In addition to less shutter lag, the 8GB’s camera seems to be giving me noticeably sharper pictures than the N95-3. I don’t think there are supposed to be any optical or image processing improvements in the new model so it’s probably just a sample variation, but I have to wonder if the camera actually hasn’t actually been upgraded somehow.
Flash Lite 3 is probably the biggest deal among the software updates. It means that all the Flash videos on YouTube and every other site on the Web can be played right in the S60 browser. This is pretty signifigant. Although there are lots of mobile video sites, 99% of the videos on them are of low quality with low 176×144 resolution. Web Flash videos usually have much higher quality and resolution and watching them in the 8GB’s broswer is a much better experience typical mobile Web videos. It’s a bit combersome to scroll around to find and launch a video and then switch the web player to fullscreen mode using the browser’s keyhole view but once you get them started, Flash videos run very smootly on the 8GB. If you’ve used the free MobiTubia Flash Player, the quality is similar. MobiTubia is fine for YouTube, you can search and load videos right in that app but for other sites you need to type the URL in. Being able able to launch any Web video by just clicking a link in the browser is a lot easier.
So what don’t I like about the N95 8GB? There’s really nothing to complain about with the features and performance but I’m not wild about the slider form factor or the size of either N95. I love the big screen and have no problem with the phone’s height and width but why does it have to be so thick? I never understood the appeal of slider phones either. For non-QWERTY phones I think the clamshell flip is just about the perfect form factor. The screen is protected when the flip is closed and a well designed flip phone can be almost as small in width and height as its screen. Flip phones, except the tiny ones, almost always have large keypads with big, well separated keys. The slider phones I’ve used all have cramped keypads. The N95’s keys are better than most but I still can’t type nearly as fast and accurately on it as I can on a junky low end flip phone. My dream Nokia would be a thin flip phone like the N76 but a little longer and wider to accommodate the screen, memory, camera and features of the N95.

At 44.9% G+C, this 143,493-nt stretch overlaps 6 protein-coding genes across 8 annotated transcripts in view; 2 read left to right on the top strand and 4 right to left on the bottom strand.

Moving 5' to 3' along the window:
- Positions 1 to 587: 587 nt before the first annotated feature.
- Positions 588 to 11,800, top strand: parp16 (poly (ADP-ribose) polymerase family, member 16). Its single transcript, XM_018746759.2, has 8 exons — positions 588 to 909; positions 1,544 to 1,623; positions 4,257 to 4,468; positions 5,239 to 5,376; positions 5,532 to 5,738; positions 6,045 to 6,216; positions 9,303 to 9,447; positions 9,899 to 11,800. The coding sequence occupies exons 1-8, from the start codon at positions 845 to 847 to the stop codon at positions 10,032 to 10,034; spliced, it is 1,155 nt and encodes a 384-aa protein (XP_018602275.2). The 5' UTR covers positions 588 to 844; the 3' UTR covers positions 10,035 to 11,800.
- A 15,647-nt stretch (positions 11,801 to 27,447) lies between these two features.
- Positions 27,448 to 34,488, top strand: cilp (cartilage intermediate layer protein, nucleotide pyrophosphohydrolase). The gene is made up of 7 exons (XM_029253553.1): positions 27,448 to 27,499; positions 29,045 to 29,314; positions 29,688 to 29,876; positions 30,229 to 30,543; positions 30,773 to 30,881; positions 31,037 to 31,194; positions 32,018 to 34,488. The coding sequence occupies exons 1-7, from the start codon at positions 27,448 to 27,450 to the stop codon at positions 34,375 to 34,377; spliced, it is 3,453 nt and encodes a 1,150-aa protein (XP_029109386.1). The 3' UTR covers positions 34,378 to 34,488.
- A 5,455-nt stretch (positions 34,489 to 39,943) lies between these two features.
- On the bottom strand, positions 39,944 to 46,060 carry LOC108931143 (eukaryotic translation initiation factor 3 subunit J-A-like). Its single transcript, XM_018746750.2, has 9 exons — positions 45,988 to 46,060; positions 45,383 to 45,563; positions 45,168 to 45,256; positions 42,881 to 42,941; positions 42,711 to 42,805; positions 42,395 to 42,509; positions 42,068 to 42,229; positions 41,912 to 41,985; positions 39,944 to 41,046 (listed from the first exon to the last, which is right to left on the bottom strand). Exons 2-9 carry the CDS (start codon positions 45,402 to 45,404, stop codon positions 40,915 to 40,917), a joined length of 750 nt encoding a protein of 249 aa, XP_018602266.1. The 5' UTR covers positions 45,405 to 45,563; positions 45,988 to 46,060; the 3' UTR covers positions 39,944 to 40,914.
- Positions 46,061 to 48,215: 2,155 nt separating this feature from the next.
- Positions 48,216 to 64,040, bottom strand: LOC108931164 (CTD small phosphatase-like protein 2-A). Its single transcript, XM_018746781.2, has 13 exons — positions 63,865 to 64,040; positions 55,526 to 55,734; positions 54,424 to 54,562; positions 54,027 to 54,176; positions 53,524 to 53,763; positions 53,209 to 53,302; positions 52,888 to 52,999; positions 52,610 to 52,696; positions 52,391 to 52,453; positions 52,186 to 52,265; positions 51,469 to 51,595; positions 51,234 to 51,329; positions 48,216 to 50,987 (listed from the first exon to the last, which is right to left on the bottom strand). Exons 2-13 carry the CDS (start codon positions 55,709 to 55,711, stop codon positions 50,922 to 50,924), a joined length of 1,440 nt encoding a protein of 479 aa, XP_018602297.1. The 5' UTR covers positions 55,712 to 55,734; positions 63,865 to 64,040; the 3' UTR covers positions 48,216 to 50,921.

Quibbling aside, the N95 8GB is the ultimate S60 phone and S60 is the most mature and stable smartphone platform available today. The S60 3rd edition software library has finally recovered from the break in binary compatibility that made all 1st and 2nd edition apps incompatible. It’s taken a while but Just about everything you could think of is available now in both commercial and freeware apps for the platform. Add to that the fact that S60 phones have a great, fast Virtual Machine for running the thousands of Java ME games and apps and you have a phone that can literally do anything. Another thing about the N95 is its impressive GPS capability. Both my N95s get a GPS fix in about 30 seconds, two or three times faster than either of my non-Nokia GPS equiped phones.
The N95 8GB is a great phone, I’ll be sorry when I have to send it back to WOM in about a week. Compared with the N95-3, the 8GB’s improvements are worthwhile, but the most significant ones are in software and in June, Nokia is supposed to finally issue a firmware upgrade bringing Flash Lite 3.0, demand paging and the Web Run Time to the older model. I’m a pretty frugal person so I can’t really justify replacing my six month old N95 with an 8GB but I sure am looking forward to seeing that firmware upgrade.